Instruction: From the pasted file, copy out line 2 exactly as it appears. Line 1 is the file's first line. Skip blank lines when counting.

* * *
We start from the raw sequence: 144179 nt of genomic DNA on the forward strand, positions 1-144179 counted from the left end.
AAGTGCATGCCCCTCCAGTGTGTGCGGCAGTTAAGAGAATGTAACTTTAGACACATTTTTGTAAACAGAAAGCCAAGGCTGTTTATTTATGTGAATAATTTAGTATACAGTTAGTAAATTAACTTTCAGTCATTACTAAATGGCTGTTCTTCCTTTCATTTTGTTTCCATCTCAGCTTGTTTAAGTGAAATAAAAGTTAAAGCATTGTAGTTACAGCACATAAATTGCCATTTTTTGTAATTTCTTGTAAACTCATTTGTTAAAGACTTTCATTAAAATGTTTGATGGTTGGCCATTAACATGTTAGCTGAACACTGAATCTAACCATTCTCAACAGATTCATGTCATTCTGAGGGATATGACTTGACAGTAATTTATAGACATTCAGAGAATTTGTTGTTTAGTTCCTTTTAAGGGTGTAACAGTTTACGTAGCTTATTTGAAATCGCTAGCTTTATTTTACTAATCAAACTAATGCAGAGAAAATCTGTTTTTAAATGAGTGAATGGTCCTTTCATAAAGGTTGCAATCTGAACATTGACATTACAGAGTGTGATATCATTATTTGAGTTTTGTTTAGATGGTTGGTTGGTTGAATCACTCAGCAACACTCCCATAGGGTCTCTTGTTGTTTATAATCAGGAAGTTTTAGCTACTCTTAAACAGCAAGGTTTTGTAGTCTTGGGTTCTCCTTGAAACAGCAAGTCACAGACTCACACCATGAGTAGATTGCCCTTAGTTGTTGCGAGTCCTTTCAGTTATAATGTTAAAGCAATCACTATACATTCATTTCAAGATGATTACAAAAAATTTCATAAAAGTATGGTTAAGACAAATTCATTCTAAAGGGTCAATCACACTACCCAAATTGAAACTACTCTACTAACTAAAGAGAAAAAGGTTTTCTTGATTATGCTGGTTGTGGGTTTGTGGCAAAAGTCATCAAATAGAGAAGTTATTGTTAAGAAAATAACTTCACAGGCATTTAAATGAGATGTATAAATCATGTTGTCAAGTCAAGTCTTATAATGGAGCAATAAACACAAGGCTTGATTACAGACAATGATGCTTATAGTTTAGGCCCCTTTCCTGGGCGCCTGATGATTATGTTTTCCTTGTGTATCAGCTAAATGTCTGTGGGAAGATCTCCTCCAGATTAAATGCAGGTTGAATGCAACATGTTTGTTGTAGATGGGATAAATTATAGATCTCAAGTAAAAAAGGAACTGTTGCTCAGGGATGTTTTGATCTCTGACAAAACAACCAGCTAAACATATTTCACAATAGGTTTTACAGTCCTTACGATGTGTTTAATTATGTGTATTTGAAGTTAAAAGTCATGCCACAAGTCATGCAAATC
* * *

AAGTGCATGCCCCTCCAGTGTGTGCGGCAGTTAAGAGAATGTAACTTTAGACACATTTTTGTAAACAGAAAGCCAAGGCTGTTTATTTATGTGAATAATTTAGTATACAGTTAGTAAATTAACTTTCAGTCATTACTAAATGGCTGTTCTTCCTTTCATTTTGTTTCCATCTCAGCTTGTTTAAGTGAAATAAAAGTTAAAGCATTGTAGTTACAGCACATAAATTGCCATTTTTTGTAATTTCTTGTAAACTCATTTGTTAAAGACTTTCATTAAAATGTTTGATGGTTGGCCATTAACATGTTAGCTGAACACTGAATCTAACCATTCTCAACAGATTCATGTCATTCTGAGGGATATGACTTGACAGTAATTTATAGACATTCAGAGAATTTGTTGTTTAGTTCCTTTTAAGGGTGTAACAGTTTACGTAGCTTATTTGAAATCGCTAGCTTTATTTTACTAATCAAACTAATGCAGAGAAAATCTGTTTTTAAATGAGTGAATGGTCCTTTCATAAAGGTTGCAATCTGAACATTGACATTACAGAGTGTGATATCATTATTTGAGTTTTGTTTAGATGGTTGGTTGGTTGAATCACTCAGCAACACTCCCATAGGGTCTCTTGTTGTTTATAATCAGGAAGTTTTAGCTACTCTTAAACAGCAAGGTTTTGTAGTCTTGGGTTCTCCTTGAAACAGCAAGTCACAGACTCACACCATGAGTAGATTGCCCTTAGTTGTTGCGAGTCCTTTCAGTTATAATGTTAAAGCAATCACTATACATTCATTTCAAGATGATTACAAAAAATTTCATAAAAGTATGGTTAAGACAAATTCATTCTAAAGGGTCAATCACACTACCCAAATTGAAACTACTCTACTAACTAAAGAGAAAAAGGTTTTCTTGATTATGCTGGTTGTGGGTTTGTGGCAAAAGTCATCAAATAGAGAAGTTATTGTTAAGAAAATAACTTCACAGGCATTTAAATGAGATGTATAAATCATGTTGTCAAGTCAAGTCTTATAATGGAGCAATAAACACAAGGCTTGATTACAGACAATGATGCTTATAGTTTAGGCCCCTTTCCTGGGCGCCTGATGATTATGTTTTCCTTGTGTATCAGCTAAATGTCTGTGGGAAGATCTCCTCCAGATTAAATGCAGGTTGAATGCAACATGTTTGTTGTAGATGGGATAAATTATAGATCTCAAGTAAAAAAGGAACTGTTGCTCAGGGATGTTTTGATCTCTGACAAAACAACCAGCTAAACATATTTCACAATAGGTTTTACAGTCCTTACGATGTGTTTAATTATGTGTATTTGAAGTTAAAAGTCATGCCACAAGTCATGCAAATC